amaranth to zai holes: my time thus far in the u.s.

Greetings.  Yeah, it’s been a while.  I’ve definitely broken at least three records since August 6th of this year:

  1. Most consecutive days (maybe I ought to measure in weeks) without posting on aliens and strangers.
  2. Most consecutive days not reading any other blogs.  [Sorry to all my friends out there; I’d say that I’ll catch up on my reading at some point… but I probably won’t.]
  3. Most consecutive days spent considering trashing the blog and being done with it — because I’ve enjoyed the break… and what I’ve been doing.

But I’m not going to get ride of the blog.  I don’t plan to be nearly as prolific as I have in the past — but aliens and strangers will indeed go on.  Here’s what I’ve been up to during furlough so far:

  • We’ve met with the elders and/or missions committees at two of our sponsoring churches.  And we really enjoyed being together with such Godly people, who are so supportive of our work.
  • We spent four nights in the mountains with both my and Christie’s immediate families.
  • I finished 7th place in my age group in the Tennessee State Championship 8K (5 miles) with a 35:50.  That’s not the time I was looking for, but the race was at midnight, and I (apparently) don’t do well running while sleeping.
  • I finished 2nd in my age group in a cross-country 5K in Huntsville, Alabama, with a 20:10.  I was happy with that time considering I’d not rested at all before the race — and had instead gone rock climbing with some friends.  And I was especially happy with my place, because I finished just behind one Jason Reneau, who is one of my heroes in running.  [He’s also the husband of fellow blogger and guest-poster, Jane.]
  • I went rock climbing with some friends, though you already knew that.
  • I took a one-week intensive Tropical Agriculture Development course in Fort Myers, Florida.  [Which was great.]
  • I milked a goat.
  • I’ve eaten all sorts of foods that are hard to come by in Tanzania, not the least of which were raw oysters, burgers, barbecued ribs, tamales, and pizzas.  I also drank some milk straight from the goat.  Well, it went into a can first; I mean it wasn’t STRAIGHT from the goat.  That’s gross that you even thought that.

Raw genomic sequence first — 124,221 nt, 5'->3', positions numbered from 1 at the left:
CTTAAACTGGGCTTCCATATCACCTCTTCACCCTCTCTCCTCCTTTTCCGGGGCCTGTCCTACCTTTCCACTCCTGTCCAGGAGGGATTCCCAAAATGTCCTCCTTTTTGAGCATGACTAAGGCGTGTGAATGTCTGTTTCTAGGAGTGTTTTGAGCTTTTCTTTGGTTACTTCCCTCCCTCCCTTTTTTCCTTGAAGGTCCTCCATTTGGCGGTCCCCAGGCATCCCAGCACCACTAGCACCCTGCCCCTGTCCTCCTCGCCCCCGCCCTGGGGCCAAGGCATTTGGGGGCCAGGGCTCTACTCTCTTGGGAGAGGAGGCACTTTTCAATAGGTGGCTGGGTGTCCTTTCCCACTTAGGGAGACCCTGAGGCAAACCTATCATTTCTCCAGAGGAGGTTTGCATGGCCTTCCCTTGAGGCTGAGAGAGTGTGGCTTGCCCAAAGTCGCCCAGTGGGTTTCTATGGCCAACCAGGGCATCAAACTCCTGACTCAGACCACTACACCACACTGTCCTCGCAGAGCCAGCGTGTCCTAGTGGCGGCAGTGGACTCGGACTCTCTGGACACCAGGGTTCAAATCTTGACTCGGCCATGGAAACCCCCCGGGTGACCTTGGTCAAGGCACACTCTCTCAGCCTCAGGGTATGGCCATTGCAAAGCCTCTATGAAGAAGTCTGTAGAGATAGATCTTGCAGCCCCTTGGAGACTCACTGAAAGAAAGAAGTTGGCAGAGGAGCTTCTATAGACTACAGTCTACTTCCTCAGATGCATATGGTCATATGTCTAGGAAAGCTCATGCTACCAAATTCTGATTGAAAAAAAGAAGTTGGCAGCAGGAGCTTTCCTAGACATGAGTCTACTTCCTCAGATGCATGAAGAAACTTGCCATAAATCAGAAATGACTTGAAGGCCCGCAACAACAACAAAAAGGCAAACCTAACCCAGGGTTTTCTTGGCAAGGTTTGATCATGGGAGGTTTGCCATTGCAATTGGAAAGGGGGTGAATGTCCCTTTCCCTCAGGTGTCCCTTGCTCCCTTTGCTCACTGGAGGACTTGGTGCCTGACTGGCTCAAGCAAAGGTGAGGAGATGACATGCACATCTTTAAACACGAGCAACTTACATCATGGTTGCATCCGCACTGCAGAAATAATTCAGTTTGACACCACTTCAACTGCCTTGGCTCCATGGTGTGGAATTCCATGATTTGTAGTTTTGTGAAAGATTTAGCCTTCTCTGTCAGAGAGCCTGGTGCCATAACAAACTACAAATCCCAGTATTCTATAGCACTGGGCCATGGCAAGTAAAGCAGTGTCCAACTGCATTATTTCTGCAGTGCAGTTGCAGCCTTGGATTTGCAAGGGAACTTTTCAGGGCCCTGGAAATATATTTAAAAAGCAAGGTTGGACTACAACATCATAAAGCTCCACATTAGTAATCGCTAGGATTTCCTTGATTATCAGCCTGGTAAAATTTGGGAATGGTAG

• I haven’t eaten any rice and beans.
  • I sold my mountain bike and ordered a cyclocross bike.  [I need to sell my road bike as soon as I get back to Tanzania.]
  • I played in a mountain crick with my daughter.
  • I’ve visited lots of friends already — and am still looking forward to seeing others.
  • I swam in the Gulf of Mexico.
  • I swam under a waterfall in Blacksburg, Virginia.
  • I’m currently driving a 1995 Cutlass Ciera.  Yeah, you’re probably jealous.
  • I got a Tennessee driver’s license — having only driven for one week without one.
  • I HAVE NOT been to a Starbucks.  And I’m striving to keep it that way.  Gotta’ fight the man.
  • I took my wife out for ice cream last night.
  • And I just finished my third blog post in a month.  You’re welcome.
What are you guys up to?


* The title (amaranth to zai holes) comes from a book put out by ECHO, which is the organization from/with which I took the agriculture course.  Amaranth is the English word for mchicha, which is the green we eat most often in Tanzania.  I can’t explain zai holes on my website, because it’s a bad word.
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13 Comments